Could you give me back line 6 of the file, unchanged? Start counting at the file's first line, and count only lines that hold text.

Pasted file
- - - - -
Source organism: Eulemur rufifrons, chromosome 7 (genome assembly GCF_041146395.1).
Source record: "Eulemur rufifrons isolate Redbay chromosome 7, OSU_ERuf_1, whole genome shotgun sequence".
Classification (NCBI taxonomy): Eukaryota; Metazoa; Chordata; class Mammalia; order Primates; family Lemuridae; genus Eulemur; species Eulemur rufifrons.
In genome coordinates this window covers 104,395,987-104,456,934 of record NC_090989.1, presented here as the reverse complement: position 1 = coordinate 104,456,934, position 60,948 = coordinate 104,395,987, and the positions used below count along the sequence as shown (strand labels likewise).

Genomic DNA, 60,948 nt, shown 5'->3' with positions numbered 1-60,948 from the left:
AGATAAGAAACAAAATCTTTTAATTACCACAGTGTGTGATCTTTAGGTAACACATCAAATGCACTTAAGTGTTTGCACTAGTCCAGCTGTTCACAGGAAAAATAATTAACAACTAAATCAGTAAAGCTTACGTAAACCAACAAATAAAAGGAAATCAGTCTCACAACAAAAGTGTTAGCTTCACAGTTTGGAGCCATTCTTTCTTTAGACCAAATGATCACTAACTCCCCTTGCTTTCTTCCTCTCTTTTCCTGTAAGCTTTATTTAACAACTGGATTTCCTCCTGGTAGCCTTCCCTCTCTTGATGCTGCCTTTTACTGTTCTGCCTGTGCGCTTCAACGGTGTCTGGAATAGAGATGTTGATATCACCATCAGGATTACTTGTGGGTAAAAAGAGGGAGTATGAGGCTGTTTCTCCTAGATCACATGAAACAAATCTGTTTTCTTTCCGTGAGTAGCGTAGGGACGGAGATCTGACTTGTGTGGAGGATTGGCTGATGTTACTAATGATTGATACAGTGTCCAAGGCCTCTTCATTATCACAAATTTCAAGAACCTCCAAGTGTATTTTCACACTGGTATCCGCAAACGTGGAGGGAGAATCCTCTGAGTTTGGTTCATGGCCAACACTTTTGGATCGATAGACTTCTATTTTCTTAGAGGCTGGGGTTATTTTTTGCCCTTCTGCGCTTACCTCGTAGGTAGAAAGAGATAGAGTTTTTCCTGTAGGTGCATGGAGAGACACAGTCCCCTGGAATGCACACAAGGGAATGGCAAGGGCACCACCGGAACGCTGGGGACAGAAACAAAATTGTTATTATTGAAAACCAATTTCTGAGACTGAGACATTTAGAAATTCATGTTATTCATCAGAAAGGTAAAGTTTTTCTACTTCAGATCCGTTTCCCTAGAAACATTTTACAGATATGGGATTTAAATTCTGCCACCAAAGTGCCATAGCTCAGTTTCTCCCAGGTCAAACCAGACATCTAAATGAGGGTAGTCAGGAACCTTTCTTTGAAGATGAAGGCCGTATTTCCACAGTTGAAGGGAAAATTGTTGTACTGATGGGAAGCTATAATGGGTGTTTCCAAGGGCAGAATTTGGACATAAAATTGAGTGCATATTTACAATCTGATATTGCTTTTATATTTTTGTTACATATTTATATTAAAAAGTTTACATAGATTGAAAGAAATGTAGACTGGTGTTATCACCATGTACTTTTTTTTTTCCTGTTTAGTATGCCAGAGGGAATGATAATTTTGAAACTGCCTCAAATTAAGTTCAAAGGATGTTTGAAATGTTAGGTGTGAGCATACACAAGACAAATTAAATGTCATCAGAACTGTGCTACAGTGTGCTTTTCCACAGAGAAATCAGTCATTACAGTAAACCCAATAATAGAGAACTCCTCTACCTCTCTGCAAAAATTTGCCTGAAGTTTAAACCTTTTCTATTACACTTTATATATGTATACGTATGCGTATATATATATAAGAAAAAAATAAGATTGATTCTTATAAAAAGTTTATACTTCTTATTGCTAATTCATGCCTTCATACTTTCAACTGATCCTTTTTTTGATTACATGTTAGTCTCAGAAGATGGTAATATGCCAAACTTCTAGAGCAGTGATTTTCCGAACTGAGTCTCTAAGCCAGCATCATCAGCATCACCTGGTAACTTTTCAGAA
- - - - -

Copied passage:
AGATAAGAAACAAAATCTTTTAATTACCACAGTGTGTGATCTTTAGGTAACACATCAAATGCACTTAAGTGTTTGCACTAGTCCAGCTGTTCACAGGAAAAATAATTAACAACTAAATCAGTAAAGCTTACGTAAACCAACAAATAAAAGGAAATCAGTCTCACAACAAAAGTGTTAGCTTCACAGTTTGGAGCCATTCTTTCTTTAGACCAAATGATCACTAACTCCCCTTGCTTTCTTCCTCTCTTTTCCTGTAAGCTTTATTTAACAACTGGATTTCCTCCTGGTAGCCTTCCCTCTCTTGATGCTGCCTTTTACTGTTCTGCCTGTGCGCTTCAACGGTGTCTGGAATAGAGATGTTGATATCACCATCAGGATTACTTGTGGGTAAAAAGAGGGAGTATGAGGCTGTTTCTCCTAGATCACATGAAACAAATCTGTTTTCTTTCCGTGAGTAGCGTAGGGACGGAGATCTGACTTGTGTGGAGGATTGGCTGATGTTACTAATGATTGATACAGTGTCCAAGGCCTCTTCATTATCACAAATTTCAAGAACCTCCAAGTGTATTTTCACACTGGTATCCGCAAACGTGGAGGGAGAATCCTCTGAGTTTGGTTCATGGCCAACACTTTTGGATCGATAGACTTCTATTTTCTTAGAGGCTGGGGTTATTTTTTGCCCTTCTGCGCTTACCTCGTAGGTAGAAAGAGATAGAGTTTTTCCTGTAGGTGCATGGAGAGACACAGTCCCCTGGAATGCACACAAGGGAATGGCAAGGGCACCACCGGAACGCTGGGGACAGAAACAAAATTGTTATTATTGAAAACCAATTTCTGAGACTGAGACATTTAGAAATTCATGTTATTCATCAGAAAGGTAAAGTTTTTCTACTTCAGATCCGTTTCCCTAGAAACATTTTACAGATATGGGATTTAAATTCTGCCACCAAAGTGCCATAGCTCAGTTTCTCCCAGGTCAAACCAGACATCTAAATGAGGGTAGTCAGGAACCTTTCTTTGAAGATGAAGGCCGTATTTCCACAGTTGAAGGGAAAATTGTTGTACTGATGGGAAGCTATAATGGGTGTTTCCAAGGGCAGAATTTGGACATAAAATTGAGTGCATATTTACAATCTGATATTGCTTTTATATTTTTGTTACATATTTATATTAAAAAGTTTACATAGATTGAAAGAAATGTAGACTGGTGTTATCACCATGTACTTTTTTTTTTCCTGTTTAGTATGCCAGAGGGAATGATAATTTTGAAACTGCCTCAAATTAAGTTCAAAGGATGTTTGAAATGTTAGGTGTGAGCATACACAAGACAAATTAAATGTCATCAGAACTGTGCTACAGTGTGCTTTTCCACAGAGAAATCAGTCATTACAGTAAACCCAATAATAGAGAACTCCTCTACCTCTCTGCAAAAATTTGCCTGAAGTTTAAACCTTTTCTATTACACTTTATATATGTATACGTATGCGTATATATATATAAGAAAAAAATAAGATTGATTCTTATAAAAAGTTTATACTTCTTATTGCTAATTCATGCCTTCATACTTTCAACTGATCCTTTTTTTGATTACATGTTAGTCTCAGAAGATGGTAATATGCCAAACTTCTAGAGCAGTGATTTTCCGAACTGAGTCTCTAAGCCAGCATCATCAGCATCACCTGGTAACTTTTCAGAA